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A Survey of Residency Directors in Academic Trauma Centers for Policies on Airway Management in the Trauma Ward

Author(s): George L Tewfik, Michal Gajewski, Jena Salem, Neil Borad, Michael Zales, Gopal Govindaraj

Background: Despite its presence as a critical procedure in the trauma setting, airway management is not performed uniformly, varying between institutions, particularly with personnel involved in decision-making. Past literature has noted a trend in which emergency medicine physicians assumed greater responsibility for primary management of airways in the trauma ward. Many institutions have adopted tiered activation systems for traumas in order to improve patient care, deploying resources more effectively.

Methods: In this study, a survey of residency directors was deployed to assess trends in airway management. A validated survey was distributed to residency directors in anesthesiology, general surgery and emergency medicine in 190 Level I trauma centers in the United States. Questions assessed personnel management, complication tracking and difficult airway prediction factors, amongst other considerations for airway management in the trauma bay.

Results: Respondents completed the survey at a rate of 23.8% of those solicited. A majority of respondents indicated that emergency medicine physicians are primary airway managers in the trauma bay and that their institutions utilize tiered trauma activation systems at 77.4% and 95.6% respectively. Anesthesia providers were immediately available in 81% of respondent institutions with inconclusive data regarding protocols for delineating anesthesia involvement in difficult airways. More than a third of respondents indicated their institution either does not track airway complications or they did not know if complications were tracked. Finally, nine different criteria were used in varying degrees by respondents’ institutions to predict the presence of a difficult airway, including such factors as head/face trauma, airway fluid and obesity.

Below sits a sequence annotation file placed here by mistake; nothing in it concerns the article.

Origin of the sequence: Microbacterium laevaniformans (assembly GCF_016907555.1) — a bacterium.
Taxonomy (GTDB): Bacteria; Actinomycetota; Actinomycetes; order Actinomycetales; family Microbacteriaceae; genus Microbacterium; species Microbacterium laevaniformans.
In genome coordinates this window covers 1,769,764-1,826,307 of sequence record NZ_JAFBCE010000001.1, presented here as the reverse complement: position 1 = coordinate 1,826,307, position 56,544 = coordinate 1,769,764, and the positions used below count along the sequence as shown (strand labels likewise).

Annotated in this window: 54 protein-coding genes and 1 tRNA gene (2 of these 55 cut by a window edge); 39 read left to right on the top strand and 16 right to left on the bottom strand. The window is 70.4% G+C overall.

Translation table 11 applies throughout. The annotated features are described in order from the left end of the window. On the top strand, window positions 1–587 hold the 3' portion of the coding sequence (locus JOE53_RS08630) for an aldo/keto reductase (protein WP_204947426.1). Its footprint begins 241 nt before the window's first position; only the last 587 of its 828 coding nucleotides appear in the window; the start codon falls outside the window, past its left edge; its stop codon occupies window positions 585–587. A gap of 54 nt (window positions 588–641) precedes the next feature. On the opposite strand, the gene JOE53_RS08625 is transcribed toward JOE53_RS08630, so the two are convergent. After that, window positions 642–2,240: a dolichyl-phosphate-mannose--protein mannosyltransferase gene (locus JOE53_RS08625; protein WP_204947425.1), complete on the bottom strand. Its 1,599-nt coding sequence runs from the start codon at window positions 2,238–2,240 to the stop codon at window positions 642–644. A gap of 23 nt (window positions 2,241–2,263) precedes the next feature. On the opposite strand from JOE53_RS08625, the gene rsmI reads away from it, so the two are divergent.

Conclusions: Emergency medicine physicians are the primary airway managers in many trauma centers, although they are often supported by the presence of anesthesiology for advanced airway interventions. Delineation of anesthesia involvement is unclear, and criteria to determine a difficult airway varies amongst institutions.

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